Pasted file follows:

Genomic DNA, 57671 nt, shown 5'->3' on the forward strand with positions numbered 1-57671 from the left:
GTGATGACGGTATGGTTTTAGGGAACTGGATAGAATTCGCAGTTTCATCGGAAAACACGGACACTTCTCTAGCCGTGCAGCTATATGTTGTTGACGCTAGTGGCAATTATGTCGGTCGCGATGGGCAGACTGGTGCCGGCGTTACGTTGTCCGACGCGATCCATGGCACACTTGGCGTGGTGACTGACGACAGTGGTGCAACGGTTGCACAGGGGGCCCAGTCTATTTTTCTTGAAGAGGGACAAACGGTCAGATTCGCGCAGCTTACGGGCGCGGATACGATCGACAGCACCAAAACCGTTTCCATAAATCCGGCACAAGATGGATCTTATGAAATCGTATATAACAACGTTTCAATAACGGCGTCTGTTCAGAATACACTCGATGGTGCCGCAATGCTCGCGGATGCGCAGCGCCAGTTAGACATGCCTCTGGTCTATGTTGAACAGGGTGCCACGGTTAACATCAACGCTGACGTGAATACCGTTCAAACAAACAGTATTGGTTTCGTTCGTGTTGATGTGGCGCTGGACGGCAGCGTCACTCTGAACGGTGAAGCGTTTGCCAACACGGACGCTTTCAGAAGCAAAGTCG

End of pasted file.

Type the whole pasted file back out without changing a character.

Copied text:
Genomic DNA, 57671 nt, shown 5'->3' on the forward strand with positions numbered 1-57671 from the left:
GTGATGACGGTATGGTTTTAGGGAACTGGATAGAATTCGCAGTTTCATCGGAAAACACGGACACTTCTCTAGCCGTGCAGCTATATGTTGTTGACGCTAGTGGCAATTATGTCGGTCGCGATGGGCAGACTGGTGCCGGCGTTACGTTGTCCGACGCGATCCATGGCACACTTGGCGTGGTGACTGACGACAGTGGTGCAACGGTTGCACAGGGGGCCCAGTCTATTTTTCTTGAAGAGGGACAAACGGTCAGATTCGCGCAGCTTACGGGCGCGGATACGATCGACAGCACCAAAACCGTTTCCATAAATCCGGCACAAGATGGATCTTATGAAATCGTATATAACAACGTTTCAATAACGGCGTCTGTTCAGAATACACTCGATGGTGCCGCAATGCTCGCGGATGCGCAGCGCCAGTTAGACATGCCTCTGGTCTATGTTGAACAGGGTGCCACGGTTAACATCAACGCTGACGTGAATACCGTTCAAACAAACAGTATTGGTTTCGTTCGTGTTGATGTGGCGCTGGACGGCAGCGTCACTCTGAACGGTGAAGCGTTTGCCAACACGGACGCTTTCAGAAGCAAAGTCG